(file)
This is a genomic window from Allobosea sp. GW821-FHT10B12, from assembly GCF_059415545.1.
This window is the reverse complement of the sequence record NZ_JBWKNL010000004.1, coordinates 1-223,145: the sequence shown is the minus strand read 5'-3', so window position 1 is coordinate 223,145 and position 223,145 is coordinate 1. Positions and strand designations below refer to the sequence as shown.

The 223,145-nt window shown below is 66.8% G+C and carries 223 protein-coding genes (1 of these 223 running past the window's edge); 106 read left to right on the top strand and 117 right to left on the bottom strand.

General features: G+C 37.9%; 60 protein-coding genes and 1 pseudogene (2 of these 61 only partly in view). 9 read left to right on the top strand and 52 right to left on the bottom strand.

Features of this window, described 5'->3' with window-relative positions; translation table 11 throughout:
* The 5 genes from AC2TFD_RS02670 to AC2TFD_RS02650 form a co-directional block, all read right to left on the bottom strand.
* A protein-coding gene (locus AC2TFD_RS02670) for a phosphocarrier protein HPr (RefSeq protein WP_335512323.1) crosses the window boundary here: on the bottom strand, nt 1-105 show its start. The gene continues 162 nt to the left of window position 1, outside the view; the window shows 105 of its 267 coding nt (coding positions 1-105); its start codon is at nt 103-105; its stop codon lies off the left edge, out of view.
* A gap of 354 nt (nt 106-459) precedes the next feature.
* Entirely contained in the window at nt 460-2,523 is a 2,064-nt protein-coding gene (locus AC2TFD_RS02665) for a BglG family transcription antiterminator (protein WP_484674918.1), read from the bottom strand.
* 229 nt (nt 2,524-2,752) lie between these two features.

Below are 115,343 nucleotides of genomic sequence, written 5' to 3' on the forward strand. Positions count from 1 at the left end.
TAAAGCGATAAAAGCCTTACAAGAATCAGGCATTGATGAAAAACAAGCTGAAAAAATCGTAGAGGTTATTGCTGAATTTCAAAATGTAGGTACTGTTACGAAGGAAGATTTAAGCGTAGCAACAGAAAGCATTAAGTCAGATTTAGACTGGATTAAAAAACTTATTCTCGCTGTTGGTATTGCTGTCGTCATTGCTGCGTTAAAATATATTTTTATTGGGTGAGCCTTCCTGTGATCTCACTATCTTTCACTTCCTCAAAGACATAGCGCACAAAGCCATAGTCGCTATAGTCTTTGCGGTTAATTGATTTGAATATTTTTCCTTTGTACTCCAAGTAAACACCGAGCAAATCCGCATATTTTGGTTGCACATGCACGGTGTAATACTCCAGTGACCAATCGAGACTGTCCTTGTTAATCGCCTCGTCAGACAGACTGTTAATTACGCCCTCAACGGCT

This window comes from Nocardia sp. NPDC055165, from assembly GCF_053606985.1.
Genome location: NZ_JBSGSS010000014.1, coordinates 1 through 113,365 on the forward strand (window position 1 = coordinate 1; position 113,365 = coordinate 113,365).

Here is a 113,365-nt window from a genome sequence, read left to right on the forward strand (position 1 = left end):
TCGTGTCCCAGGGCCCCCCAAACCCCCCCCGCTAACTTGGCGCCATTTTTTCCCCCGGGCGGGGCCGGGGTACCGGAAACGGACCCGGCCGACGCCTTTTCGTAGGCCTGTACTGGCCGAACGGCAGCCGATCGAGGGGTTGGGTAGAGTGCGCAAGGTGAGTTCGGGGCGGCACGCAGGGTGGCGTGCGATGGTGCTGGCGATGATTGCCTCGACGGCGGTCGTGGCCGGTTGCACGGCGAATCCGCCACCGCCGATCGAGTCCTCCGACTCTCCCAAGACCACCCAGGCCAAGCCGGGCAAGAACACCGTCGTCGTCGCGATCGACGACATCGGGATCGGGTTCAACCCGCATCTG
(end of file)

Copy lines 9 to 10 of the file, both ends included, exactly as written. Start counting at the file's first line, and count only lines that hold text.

* Entirely contained in the window at nt 460-2,523 is a 2,064-nt protein-coding gene (locus AC2TFD_RS02665) for a BglG family transcription antiterminator (protein WP_484674918.1), read from the bottom strand.
* 229 nt (nt 2,524-2,752) lie between these two features.